Your engine is like a big pump. It pumps air and gas in, then pumps exhaust out. The fuel-air mixture in the combustion chamber of your vehicle needs to be ignited for combustion and power generation. For this process to take place, you need an ignition system. In this category, you will discover a wide selection of ignition systems for all brands of vehicles as well as related parts and accessories. Products available include starter motors, throttle bodies, ignition coils as well as spark plugs and wires. Some suppliers also offer professional installation services.
There are three basic types of automotive ignition systems: distributor-based, distributor-less, and coil-on-plug (COP). Early ignition systems used fully mechanical distributors to deliver the spark at the right time.
In order to keep your vehicle running smoothly and safely, regular maintenance of your ignition system is essential. A visual inspection of your vehicle's ignition system components should be performed at least annually. All of the components of your ignition system should be inspected regularly and replaced when they begin to show signs of wear or failure. Also, be sure to inspect and replace your spark plugs at the interval recommended by your vehicle's manufacturer. Do not wait until a problem arises to care for your vehicle. Regular maintenance is key to the life and quality of your vehicle's engine.
Automotive ignition systems have to generate a spark strong enough to jump across a spark plug gap. In order to do this, ignition systems use an ignition coil. The ignition coil acts as an electrical power transformer.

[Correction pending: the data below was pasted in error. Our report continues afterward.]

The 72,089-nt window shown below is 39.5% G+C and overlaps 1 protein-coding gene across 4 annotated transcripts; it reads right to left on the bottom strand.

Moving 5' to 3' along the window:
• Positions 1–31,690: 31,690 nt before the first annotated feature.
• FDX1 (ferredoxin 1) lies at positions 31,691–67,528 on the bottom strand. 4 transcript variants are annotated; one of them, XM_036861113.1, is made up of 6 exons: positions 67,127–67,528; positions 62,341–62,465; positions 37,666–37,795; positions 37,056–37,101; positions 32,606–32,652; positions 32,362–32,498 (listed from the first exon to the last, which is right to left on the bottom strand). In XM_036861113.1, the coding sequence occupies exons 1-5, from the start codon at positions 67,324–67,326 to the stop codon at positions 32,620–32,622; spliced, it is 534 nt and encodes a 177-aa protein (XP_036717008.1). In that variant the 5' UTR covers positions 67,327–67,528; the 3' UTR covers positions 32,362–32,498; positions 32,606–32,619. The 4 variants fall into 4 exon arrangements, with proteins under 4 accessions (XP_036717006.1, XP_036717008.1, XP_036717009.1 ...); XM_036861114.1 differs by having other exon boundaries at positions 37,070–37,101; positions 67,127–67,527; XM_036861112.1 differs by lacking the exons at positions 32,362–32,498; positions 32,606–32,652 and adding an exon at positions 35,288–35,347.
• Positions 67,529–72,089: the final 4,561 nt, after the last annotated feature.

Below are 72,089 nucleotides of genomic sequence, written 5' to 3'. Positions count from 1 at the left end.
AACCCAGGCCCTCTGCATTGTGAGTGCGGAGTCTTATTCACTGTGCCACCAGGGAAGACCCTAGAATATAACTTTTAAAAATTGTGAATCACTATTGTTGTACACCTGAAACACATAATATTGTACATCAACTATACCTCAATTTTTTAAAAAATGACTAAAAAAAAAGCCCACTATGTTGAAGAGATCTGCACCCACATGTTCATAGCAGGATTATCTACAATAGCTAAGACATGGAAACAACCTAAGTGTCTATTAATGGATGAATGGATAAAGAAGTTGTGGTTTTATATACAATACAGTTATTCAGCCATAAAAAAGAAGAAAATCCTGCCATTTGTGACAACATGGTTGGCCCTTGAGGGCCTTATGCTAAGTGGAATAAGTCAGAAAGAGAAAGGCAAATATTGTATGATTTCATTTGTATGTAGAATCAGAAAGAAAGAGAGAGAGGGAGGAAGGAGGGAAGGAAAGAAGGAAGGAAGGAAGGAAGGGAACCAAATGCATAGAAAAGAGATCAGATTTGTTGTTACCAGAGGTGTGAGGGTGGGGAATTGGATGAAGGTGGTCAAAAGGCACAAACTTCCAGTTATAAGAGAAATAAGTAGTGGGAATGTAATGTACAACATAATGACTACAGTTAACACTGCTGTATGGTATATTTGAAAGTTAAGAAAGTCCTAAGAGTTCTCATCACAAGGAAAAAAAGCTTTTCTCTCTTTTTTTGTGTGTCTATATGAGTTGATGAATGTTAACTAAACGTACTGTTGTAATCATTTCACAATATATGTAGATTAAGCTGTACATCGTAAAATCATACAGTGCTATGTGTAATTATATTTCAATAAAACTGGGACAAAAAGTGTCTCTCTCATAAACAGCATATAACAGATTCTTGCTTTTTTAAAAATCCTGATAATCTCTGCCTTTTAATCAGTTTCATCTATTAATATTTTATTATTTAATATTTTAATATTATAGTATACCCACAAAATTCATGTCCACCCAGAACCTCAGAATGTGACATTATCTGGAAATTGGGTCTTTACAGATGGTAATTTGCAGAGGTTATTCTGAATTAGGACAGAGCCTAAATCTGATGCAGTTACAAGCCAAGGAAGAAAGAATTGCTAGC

The ignition coil transforms the battery's low voltage into the thousands of volts needed to create an electric spark in the spark plugs to ignite the air and fuel mixture. In order for the necessary spark to occur, the voltage to the spark plug must average between 20,000 and 50,000 volts. The ignition coil is made with two windings of copper wire wrapped around an iron core. These are known as the primary winding and the secondary winding. The goal of the ignition coil is to create an electromagnet by running battery voltage through the primary winding. When the vehicle's ignition system triggering switch turns off the power to the ignition coil, the magnetic field collapses. As it does, the secondary winding captures the collapsing magnetic field from the primary winding and delivers this voltage to the spark plug, thus starting your vehicle's engine.
Worn spark plugs and faulty ignition components will decrease the performance of your engine and can create a wide range of engine running problems including misfiring, lack of power, poor fuel economy, difficult starting, and possibly a check engine light. These problems can damage other critical vehicle components.
Common Ignition System Designs